Bitcoin is commonly viewed as a tool that can grant sovereignty to an individual. This is typically articulated because it is a financial vehicle that can be self-custodied. No longer does one have to give all their wealth to a bank; you, the key holder, own the asset yourself. However, this barely scratches the surface of the degree to which Bitcoin grants sovereignty. As Jason Lowry outlines in his thesis, Bitcoin is a revolutionary technology that allows humans to manage and allocate resources through physical power projection rather than relying upon abstract power projection as our peaceful yet frail alternative1. Mining bitcoin and owning bitcoin, in this sense, is real power. The same kind of power sovereigns used to physically control their resources.
Great power comes with great responsibility. Returning to the analogy at the beginning of this article, when someone becomes solely responsible for defending their resources, “How much?” is not the question, but “How do I defend it?” is. Like a sovereign, moats, walls, guards, etc, were all employed to defend their wealth and power. When military offensive technology improves, the defenses need to follow suit. Fortress walls worked great until the invention of the canon. The existence and perseverance of a sovereign, whether a kingdom, nation, or individual, relies upon their ability to constantly monitor, refine, and improve their capability to protect their resources. This responsibility and diligence falls upon everyone in this new era where Bitcoin grants individual sovereignty.
This new form of defense does not involve walls or moats. Though some degree of self-defense is engaged, it largely highlights the importance of technological sophistication that allows someone to be at the forefront of self-custody practices. Self-custody is not something that can be set up once and become something that is out of sight and out of mind. A few years ago, cold storage involving a wired connection was typically considered state-of-the-art. Then, companies started inventing signing devices that were air-gabbed entirely. Now, even these types of devices are shown to be problematic, as storing a seed phrase on the device itself opens it up to various attack vectors. This means that stateless signing devices and scannable metal QR codes are starting to take the lead. In the future, the state of the art will change. Security of resources is an ever-evolving physical process that each must take to become and stay sovereign.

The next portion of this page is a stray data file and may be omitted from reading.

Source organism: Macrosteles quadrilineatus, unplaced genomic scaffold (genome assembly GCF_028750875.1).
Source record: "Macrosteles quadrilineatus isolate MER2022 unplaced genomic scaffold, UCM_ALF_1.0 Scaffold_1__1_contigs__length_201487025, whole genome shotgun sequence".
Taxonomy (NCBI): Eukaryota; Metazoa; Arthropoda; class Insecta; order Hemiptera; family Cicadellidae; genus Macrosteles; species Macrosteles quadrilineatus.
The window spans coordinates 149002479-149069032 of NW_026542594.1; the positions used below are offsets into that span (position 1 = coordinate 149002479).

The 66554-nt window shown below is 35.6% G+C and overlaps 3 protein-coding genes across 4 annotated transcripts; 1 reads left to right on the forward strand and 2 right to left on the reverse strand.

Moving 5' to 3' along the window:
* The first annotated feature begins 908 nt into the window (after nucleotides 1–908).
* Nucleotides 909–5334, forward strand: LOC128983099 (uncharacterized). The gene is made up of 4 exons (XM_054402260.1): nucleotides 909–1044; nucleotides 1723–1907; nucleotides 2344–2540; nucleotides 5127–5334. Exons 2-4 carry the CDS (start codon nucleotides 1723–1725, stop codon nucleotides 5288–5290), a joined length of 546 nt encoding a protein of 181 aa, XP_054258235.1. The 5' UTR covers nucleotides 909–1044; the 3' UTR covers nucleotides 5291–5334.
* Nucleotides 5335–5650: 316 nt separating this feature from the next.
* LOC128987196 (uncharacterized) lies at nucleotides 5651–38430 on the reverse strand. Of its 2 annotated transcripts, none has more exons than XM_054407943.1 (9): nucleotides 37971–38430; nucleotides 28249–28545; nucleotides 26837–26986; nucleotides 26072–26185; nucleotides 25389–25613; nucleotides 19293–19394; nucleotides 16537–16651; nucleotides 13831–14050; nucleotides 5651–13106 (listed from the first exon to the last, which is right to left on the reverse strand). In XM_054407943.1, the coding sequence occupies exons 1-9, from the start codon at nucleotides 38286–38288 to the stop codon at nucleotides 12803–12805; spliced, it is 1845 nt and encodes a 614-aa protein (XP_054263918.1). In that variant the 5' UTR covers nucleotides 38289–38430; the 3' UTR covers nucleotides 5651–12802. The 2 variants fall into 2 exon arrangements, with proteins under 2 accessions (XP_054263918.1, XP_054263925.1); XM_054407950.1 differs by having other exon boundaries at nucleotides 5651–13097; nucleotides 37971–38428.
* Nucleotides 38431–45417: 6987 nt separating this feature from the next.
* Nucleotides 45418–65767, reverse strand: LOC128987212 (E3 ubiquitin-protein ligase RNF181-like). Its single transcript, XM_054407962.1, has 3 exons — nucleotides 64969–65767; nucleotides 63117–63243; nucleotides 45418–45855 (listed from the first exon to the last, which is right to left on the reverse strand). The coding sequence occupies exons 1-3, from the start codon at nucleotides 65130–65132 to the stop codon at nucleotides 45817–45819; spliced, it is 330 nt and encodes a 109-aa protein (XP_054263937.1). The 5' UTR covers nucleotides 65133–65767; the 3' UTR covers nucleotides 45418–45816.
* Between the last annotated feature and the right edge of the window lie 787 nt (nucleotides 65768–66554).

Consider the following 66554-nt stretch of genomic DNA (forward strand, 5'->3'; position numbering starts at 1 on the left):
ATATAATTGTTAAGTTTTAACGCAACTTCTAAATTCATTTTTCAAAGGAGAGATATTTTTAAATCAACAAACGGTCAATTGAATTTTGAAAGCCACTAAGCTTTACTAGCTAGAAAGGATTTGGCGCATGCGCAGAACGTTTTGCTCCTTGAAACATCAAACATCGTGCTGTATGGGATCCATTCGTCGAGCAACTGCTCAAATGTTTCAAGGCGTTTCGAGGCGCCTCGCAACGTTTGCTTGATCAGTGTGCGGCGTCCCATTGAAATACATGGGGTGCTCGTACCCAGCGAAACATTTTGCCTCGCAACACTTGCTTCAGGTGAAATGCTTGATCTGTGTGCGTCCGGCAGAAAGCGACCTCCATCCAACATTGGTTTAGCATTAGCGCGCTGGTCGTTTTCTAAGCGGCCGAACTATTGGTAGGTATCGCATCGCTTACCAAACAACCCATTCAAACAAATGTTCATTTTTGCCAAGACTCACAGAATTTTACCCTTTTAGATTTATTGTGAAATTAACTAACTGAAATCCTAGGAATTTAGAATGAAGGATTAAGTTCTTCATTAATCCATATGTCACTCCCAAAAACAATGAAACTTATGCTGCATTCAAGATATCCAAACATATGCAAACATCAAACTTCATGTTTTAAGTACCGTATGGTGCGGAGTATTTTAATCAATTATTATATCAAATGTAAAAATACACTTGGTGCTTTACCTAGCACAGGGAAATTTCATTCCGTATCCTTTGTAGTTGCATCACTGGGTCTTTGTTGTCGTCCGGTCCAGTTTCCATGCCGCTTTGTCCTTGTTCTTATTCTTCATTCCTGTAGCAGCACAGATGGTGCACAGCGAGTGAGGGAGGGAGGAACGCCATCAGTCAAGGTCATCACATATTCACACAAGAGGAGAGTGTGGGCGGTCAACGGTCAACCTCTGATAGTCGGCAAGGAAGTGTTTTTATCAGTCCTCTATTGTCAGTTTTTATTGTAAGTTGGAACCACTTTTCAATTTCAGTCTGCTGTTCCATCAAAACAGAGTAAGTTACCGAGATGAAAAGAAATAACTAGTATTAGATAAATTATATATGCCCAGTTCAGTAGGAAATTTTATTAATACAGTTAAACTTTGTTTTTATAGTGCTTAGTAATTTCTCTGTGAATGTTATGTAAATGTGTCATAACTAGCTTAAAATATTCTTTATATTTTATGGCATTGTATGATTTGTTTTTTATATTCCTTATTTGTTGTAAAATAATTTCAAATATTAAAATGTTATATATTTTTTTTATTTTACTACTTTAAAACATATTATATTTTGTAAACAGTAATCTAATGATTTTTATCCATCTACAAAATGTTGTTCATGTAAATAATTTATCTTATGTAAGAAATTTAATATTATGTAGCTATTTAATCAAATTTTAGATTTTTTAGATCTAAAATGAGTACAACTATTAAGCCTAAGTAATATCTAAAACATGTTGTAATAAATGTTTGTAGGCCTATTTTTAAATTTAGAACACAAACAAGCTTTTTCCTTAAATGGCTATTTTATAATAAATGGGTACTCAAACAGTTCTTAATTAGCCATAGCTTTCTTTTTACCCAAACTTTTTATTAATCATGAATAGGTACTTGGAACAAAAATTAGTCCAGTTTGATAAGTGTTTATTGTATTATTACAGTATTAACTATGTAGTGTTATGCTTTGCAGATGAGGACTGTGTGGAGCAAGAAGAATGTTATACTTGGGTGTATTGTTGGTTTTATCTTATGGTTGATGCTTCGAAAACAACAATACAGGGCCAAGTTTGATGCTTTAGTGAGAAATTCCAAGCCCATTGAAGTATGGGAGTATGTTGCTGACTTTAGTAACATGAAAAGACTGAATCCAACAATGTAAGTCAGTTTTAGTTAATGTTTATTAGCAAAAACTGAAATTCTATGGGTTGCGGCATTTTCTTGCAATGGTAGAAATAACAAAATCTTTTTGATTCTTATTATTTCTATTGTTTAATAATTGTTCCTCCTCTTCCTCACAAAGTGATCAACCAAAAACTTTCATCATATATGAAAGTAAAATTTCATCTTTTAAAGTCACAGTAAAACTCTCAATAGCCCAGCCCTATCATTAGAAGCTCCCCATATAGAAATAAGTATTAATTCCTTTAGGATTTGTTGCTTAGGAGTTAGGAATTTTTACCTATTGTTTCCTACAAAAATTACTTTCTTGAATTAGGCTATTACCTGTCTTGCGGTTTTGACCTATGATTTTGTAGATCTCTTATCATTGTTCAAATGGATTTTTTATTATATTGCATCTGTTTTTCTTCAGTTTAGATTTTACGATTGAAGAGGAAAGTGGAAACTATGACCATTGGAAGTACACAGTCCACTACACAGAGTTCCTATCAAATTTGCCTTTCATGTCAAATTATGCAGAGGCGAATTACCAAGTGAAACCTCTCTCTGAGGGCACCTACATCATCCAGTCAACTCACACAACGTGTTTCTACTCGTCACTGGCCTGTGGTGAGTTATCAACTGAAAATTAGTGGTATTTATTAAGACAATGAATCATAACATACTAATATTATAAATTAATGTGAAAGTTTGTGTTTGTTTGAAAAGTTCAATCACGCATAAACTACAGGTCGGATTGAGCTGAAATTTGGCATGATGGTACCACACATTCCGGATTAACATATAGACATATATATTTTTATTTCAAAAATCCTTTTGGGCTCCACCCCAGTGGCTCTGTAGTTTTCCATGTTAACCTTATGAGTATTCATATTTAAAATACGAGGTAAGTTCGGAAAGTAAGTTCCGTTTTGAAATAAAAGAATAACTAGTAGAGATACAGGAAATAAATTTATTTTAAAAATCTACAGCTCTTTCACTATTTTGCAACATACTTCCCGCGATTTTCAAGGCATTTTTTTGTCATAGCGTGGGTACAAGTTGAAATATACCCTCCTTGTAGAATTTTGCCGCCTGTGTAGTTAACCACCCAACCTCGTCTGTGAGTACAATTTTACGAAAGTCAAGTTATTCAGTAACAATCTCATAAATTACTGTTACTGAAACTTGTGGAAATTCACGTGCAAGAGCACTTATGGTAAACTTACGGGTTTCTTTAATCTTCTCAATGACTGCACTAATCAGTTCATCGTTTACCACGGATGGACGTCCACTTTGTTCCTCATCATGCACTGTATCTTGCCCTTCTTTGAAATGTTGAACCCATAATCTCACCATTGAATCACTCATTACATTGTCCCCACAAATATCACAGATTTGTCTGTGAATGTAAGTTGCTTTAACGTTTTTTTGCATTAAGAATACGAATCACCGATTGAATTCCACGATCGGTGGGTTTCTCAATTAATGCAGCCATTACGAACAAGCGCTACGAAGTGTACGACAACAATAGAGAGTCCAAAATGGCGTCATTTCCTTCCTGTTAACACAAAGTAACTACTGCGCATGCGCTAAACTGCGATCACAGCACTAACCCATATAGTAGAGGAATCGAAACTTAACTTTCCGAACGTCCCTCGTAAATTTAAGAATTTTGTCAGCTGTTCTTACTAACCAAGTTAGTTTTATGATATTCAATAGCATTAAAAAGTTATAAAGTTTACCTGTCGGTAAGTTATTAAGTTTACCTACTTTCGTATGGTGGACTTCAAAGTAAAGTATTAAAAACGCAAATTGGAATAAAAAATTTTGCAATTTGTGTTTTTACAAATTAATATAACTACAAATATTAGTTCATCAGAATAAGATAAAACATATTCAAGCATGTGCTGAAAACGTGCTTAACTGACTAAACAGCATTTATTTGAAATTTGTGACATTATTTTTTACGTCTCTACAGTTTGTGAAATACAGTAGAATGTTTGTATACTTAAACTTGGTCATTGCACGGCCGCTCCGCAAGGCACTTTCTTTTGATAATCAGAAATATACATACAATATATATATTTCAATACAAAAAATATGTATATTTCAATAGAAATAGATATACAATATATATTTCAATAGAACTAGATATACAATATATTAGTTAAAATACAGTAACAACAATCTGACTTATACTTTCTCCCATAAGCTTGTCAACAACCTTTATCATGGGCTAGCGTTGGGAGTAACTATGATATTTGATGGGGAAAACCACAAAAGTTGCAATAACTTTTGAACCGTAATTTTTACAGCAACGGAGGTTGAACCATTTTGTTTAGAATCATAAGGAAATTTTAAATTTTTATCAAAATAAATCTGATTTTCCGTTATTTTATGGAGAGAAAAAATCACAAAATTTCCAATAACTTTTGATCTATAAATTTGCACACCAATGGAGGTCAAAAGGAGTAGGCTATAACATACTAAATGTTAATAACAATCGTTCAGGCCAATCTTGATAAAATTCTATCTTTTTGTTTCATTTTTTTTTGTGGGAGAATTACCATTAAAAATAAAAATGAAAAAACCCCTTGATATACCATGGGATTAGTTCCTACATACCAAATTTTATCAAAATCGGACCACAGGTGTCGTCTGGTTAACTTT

We truly live in an incredible time. Hundreds of years ago, the planet was full of a select few sovereigns who reigned over giant areas of land and people. Due to technological advancement, individuals can project physical power and take custody of their resources. It signifies a changing world that will bring freedom, prosperity, responsibility, and diligence. We must once again become the protectors of our own estates.
My work often returns to philosophical questions regarding the mind. In this case, while discussing physical defense, bushido(武士道) comes to mind. Bushido roughly translates to ‘the way of the warrior,’ and many claim it encapsulates Japanese cultural beliefs2. The eight virtues of the samurai code are justice, courage, benevolence, politeness, sincerity, honor, loyalty, and self-control3. These virtues are crucial not only for the samurai to conduct himself properly in society but also because refinement of the mind is vital for a warrior’s survival and his ability to defend what is important to him. These virtues were crucial for a samurai and became essential as we slowly entered an age of unprecedented sovereignty and responsibility on the part of many more individuals. As we enter the future, we best not forget the wisdom and teachings of the past.
- Lowry J. Softwar: A Novel Theory on Power Projection and the National Strategic Significance of Bitcoin: Lowery, Jason Paul: 9798371524188: Amazon.Com: Books. Massachusetts Institute of Technology; 2023.
- Benesch O. Bushido: The Creation of a Martial Ethic in Late Meiji Japan. 2011.
- Nitobe I. Bushido. Shambhala Publications; 2005.
This is a guest post by Sydney Bright. Opinions expressed are entirely their own and do not necessarily reflect those of BTC Inc or Bitcoin Magazine.